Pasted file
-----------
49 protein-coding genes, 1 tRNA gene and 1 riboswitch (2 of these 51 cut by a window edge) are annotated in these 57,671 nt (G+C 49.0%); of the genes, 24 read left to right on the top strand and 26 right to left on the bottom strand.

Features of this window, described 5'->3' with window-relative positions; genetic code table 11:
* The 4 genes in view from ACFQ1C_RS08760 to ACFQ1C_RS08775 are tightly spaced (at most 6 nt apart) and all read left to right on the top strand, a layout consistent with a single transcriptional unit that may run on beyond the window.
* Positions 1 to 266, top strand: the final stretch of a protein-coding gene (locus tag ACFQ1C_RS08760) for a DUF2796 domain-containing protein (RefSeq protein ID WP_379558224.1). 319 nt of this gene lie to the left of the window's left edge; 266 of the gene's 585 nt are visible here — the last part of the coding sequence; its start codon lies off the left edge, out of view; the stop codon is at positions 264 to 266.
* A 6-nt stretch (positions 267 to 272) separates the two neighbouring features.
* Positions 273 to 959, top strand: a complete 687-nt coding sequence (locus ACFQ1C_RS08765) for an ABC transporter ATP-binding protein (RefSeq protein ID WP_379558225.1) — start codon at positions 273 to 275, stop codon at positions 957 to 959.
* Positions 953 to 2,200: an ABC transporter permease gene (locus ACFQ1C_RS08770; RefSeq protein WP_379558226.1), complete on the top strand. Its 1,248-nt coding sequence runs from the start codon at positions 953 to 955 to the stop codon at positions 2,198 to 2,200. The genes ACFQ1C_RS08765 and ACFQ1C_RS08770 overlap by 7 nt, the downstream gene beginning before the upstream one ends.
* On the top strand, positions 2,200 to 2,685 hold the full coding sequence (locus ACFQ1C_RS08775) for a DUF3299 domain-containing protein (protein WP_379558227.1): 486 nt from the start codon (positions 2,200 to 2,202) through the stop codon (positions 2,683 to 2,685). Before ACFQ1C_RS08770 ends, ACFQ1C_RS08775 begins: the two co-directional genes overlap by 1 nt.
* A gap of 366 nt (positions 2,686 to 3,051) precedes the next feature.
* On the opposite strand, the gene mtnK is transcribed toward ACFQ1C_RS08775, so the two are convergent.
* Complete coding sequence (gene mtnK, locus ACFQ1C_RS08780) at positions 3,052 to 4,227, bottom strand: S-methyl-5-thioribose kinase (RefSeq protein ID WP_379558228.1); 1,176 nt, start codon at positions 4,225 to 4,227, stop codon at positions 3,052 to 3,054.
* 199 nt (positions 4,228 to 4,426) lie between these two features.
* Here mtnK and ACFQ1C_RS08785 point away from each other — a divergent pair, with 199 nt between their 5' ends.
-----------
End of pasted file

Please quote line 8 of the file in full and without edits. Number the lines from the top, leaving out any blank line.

* On the top strand, positions 2,200 to 2,685 hold the full coding sequence (locus ACFQ1C_RS08775) for a DUF3299 domain-containing protein (protein WP_379558227.1): 486 nt from the start codon (positions 2,200 to 2,202) through the stop codon (positions 2,683 to 2,685). Before ACFQ1C_RS08770 ends, ACFQ1C_RS08775 begins: the two co-directional genes overlap by 1 nt.